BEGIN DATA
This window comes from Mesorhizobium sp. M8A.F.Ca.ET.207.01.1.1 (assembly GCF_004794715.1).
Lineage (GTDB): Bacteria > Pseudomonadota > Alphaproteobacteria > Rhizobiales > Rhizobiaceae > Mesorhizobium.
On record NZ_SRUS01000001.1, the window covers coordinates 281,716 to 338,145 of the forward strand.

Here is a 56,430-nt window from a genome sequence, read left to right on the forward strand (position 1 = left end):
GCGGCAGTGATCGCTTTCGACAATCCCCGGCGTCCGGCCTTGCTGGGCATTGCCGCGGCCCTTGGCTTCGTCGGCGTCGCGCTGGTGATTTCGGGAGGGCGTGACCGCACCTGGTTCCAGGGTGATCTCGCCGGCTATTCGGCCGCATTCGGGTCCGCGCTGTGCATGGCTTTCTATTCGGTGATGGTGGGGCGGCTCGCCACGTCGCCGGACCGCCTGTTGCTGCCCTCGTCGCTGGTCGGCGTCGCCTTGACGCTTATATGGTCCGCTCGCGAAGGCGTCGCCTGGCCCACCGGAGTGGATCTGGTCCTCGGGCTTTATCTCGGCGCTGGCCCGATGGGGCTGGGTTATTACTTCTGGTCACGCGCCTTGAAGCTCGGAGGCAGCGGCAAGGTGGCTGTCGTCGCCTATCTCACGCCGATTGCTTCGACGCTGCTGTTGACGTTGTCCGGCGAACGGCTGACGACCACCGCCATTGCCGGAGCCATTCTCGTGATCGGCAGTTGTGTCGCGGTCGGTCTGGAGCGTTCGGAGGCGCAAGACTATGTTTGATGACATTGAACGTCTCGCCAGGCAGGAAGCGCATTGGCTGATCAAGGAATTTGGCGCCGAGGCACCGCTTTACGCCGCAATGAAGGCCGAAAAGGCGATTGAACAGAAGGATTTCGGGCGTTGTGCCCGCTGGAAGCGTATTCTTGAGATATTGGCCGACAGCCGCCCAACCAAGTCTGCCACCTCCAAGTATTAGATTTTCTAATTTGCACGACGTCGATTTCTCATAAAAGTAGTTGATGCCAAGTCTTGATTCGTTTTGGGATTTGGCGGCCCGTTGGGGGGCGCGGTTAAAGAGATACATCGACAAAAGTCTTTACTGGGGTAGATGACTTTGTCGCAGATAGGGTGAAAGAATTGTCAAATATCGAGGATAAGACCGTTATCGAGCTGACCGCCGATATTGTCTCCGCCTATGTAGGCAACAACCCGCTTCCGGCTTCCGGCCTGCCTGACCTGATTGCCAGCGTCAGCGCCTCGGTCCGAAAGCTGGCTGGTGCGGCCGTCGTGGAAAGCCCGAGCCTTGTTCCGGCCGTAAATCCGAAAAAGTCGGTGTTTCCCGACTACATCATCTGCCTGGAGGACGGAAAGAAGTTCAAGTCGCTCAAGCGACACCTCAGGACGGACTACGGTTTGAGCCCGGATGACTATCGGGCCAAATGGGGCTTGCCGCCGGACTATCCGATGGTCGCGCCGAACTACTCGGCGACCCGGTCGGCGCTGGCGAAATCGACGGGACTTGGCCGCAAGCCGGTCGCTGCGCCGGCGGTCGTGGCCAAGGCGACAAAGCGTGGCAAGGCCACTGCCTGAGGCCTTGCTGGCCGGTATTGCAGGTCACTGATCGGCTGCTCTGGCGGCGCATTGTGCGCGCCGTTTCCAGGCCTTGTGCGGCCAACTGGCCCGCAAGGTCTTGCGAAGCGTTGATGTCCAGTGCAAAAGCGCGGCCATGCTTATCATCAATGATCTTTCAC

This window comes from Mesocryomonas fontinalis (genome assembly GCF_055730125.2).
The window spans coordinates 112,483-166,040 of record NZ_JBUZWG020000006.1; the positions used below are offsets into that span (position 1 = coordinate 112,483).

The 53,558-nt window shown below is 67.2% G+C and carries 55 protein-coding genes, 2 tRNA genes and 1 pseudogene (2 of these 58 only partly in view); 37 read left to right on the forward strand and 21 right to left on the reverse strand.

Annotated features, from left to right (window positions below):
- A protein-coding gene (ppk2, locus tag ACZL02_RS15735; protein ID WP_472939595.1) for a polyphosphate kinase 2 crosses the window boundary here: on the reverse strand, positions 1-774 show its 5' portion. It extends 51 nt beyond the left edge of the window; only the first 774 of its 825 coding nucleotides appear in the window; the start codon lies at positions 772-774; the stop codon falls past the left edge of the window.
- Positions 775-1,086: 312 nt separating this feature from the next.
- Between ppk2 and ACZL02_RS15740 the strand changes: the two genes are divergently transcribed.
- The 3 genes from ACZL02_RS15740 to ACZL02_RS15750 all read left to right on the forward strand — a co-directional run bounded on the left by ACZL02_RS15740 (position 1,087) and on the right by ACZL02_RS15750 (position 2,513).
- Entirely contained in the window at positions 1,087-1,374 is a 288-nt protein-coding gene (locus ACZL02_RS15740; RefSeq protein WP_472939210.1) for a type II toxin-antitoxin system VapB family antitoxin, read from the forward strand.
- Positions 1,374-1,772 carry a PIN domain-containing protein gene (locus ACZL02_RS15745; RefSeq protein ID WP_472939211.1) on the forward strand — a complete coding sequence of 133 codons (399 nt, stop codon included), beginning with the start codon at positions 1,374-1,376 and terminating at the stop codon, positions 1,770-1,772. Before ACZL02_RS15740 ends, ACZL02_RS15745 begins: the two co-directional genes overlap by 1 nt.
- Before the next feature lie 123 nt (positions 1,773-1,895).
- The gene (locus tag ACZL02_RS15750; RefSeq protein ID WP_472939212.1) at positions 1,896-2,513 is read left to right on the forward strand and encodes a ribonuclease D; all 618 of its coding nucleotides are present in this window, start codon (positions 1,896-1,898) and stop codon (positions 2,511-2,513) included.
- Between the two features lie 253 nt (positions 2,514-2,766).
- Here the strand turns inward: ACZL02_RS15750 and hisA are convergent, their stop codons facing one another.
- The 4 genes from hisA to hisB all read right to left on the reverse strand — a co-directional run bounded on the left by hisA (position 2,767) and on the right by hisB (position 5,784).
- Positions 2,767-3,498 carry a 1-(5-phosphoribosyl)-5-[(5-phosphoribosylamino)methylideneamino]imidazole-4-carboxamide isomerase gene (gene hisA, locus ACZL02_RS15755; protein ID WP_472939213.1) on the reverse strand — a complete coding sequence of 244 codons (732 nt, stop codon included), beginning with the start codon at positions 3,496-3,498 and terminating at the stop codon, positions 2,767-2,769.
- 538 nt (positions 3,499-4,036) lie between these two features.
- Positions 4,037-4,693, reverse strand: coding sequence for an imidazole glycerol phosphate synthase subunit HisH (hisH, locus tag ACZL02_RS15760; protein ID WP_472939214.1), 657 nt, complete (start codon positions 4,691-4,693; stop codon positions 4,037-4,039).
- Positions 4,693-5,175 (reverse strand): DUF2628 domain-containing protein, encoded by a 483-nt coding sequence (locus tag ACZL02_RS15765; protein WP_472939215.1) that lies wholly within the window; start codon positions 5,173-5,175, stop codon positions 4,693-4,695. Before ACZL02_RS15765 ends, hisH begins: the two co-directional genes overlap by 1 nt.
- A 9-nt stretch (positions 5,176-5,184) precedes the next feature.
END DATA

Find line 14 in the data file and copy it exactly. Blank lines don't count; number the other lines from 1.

- Entirely contained in the window at positions 1,087-1,374 is a 288-nt protein-coding gene (locus ACZL02_RS15740; RefSeq protein WP_472939210.1) for a type II toxin-antitoxin system VapB family antitoxin, read from the forward strand.